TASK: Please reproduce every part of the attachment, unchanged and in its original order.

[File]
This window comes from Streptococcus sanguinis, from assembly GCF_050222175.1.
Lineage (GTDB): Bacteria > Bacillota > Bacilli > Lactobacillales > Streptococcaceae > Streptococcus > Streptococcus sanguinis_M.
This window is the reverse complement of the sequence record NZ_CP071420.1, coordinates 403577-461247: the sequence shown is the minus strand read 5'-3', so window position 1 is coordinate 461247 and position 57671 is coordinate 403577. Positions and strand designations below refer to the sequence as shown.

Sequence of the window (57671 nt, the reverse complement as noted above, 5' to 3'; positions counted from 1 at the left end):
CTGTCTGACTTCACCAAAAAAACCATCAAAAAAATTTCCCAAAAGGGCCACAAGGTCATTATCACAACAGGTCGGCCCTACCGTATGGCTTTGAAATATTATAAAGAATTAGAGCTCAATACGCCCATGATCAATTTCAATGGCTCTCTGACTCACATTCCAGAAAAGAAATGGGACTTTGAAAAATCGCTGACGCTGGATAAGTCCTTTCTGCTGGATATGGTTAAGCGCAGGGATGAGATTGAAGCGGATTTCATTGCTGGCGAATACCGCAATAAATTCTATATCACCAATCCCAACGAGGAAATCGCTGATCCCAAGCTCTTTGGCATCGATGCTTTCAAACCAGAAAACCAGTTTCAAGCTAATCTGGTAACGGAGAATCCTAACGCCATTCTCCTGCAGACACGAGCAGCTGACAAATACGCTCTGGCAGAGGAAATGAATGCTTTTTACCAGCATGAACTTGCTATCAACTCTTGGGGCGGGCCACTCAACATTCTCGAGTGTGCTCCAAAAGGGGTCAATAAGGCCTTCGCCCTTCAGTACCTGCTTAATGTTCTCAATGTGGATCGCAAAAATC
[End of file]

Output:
This window comes from Streptococcus sanguinis, from assembly GCF_050222175.1.
Lineage (GTDB): Bacteria > Bacillota > Bacilli > Lactobacillales > Streptococcaceae > Streptococcus > Streptococcus sanguinis_M.
This window is the reverse complement of the sequence record NZ_CP071420.1, coordinates 403577-461247: the sequence shown is the minus strand read 5'-3', so window position 1 is coordinate 461247 and position 57671 is coordinate 403577. Positions and strand designations below refer to the sequence as shown.

Sequence of the window (57671 nt, the reverse complement as noted above, 5' to 3'; positions counted from 1 at the left end):
CTGTCTGACTTCACCAAAAAAACCATCAAAAAAATTTCCCAAAAGGGCCACAAGGTCATTATCACAACAGGTCGGCCCTACCGTATGGCTTTGAAATATTATAAAGAATTAGAGCTCAATACGCCCATGATCAATTTCAATGGCTCTCTGACTCACATTCCAGAAAAGAAATGGGACTTTGAAAAATCGCTGACGCTGGATAAGTCCTTTCTGCTGGATATGGTTAAGCGCAGGGATGAGATTGAAGCGGATTTCATTGCTGGCGAATACCGCAATAAATTCTATATCACCAATCCCAACGAGGAAATCGCTGATCCCAAGCTCTTTGGCATCGATGCTTTCAAACCAGAAAACCAGTTTCAAGCTAATCTGGTAACGGAGAATCCTAACGCCATTCTCCTGCAGACACGAGCAGCTGACAAATACGCTCTGGCAGAGGAAATGAATGCTTTTTACCAGCATGAACTTGCTATCAACTCTTGGGGCGGGCCACTCAACATTCTCGAGTGTGCTCCAAAAGGGGTCAATAAGGCCTTCGCCCTTCAGTACCTGCTTAATGTTCTCAATGTGGATCGCAAAAATC